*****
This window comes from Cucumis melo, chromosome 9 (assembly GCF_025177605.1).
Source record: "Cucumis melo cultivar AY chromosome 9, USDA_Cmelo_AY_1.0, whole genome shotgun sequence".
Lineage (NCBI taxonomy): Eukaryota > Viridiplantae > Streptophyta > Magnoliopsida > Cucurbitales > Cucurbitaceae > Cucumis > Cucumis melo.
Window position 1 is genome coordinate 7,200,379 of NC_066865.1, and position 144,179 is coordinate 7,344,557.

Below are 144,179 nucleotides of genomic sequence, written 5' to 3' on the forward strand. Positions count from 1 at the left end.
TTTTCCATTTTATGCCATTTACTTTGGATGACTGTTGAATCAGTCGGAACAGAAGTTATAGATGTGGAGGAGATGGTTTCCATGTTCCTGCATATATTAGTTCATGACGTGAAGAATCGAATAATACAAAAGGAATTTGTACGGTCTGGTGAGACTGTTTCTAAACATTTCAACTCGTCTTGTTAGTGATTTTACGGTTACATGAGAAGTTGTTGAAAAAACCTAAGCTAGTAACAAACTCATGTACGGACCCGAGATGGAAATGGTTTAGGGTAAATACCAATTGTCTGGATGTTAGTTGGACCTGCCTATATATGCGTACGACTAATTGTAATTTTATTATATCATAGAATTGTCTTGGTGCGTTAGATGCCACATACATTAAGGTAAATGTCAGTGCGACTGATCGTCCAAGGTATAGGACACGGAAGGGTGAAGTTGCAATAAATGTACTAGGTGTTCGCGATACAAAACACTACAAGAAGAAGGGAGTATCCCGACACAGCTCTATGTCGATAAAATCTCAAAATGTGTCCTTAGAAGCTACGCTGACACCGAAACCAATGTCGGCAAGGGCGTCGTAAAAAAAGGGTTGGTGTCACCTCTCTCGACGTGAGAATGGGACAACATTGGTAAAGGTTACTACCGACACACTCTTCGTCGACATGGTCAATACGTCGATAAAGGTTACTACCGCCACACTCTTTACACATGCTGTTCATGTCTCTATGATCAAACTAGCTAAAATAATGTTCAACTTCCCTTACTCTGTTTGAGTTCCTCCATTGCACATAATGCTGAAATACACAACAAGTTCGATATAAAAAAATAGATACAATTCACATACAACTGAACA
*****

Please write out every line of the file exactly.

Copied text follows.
This window comes from Cucumis melo, chromosome 9 (assembly GCF_025177605.1).
Source record: "Cucumis melo cultivar AY chromosome 9, USDA_Cmelo_AY_1.0, whole genome shotgun sequence".
Lineage (NCBI taxonomy): Eukaryota > Viridiplantae > Streptophyta > Magnoliopsida > Cucurbitales > Cucurbitaceae > Cucumis > Cucumis melo.
Window position 1 is genome coordinate 7,200,379 of NC_066865.1, and position 144,179 is coordinate 7,344,557.

Below are 144,179 nucleotides of genomic sequence, written 5' to 3' on the forward strand. Positions count from 1 at the left end.
TTTTCCATTTTATGCCATTTACTTTGGATGACTGTTGAATCAGTCGGAACAGAAGTTATAGATGTGGAGGAGATGGTTTCCATGTTCCTGCATATATTAGTTCATGACGTGAAGAATCGAATAATACAAAAGGAATTTGTACGGTCTGGTGAGACTGTTTCTAAACATTTCAACTCGTCTTGTTAGTGATTTTACGGTTACATGAGAAGTTGTTGAAAAAACCTAAGCTAGTAACAAACTCATGTACGGACCCGAGATGGAAATGGTTTAGGGTAAATACCAATTGTCTGGATGTTAGTTGGACCTGCCTATATATGCGTACGACTAATTGTAATTTTATTATATCATAGAATTGTCTTGGTGCGTTAGATGCCACATACATTAAGGTAAATGTCAGTGCGACTGATCGTCCAAGGTATAGGACACGGAAGGGTGAAGTTGCAATAAATGTACTAGGTGTTCGCGATACAAAACACTACAAGAAGAAGGGAGTATCCCGACACAGCTCTATGTCGATAAAATCTCAAAATGTGTCCTTAGAAGCTACGCTGACACCGAAACCAATGTCGGCAAGGGCGTCGTAAAAAAAGGGTTGGTGTCACCTCTCTCGACGTGAGAATGGGACAACATTGGTAAAGGTTACTACCGACACACTCTTCGTCGACATGGTCAATACGTCGATAAAGGTTACTACCGCCACACTCTTTACACATGCTGTTCATGTCTCTATGATCAAACTAGCTAAAATAATGTTCAACTTCCCTTACTCTGTTTGAGTTCCTCCATTGCACATAATGCTGAAATACACAACAAGTTCGATATAAAAAAATAGATACAATTCACATACAACTGAACA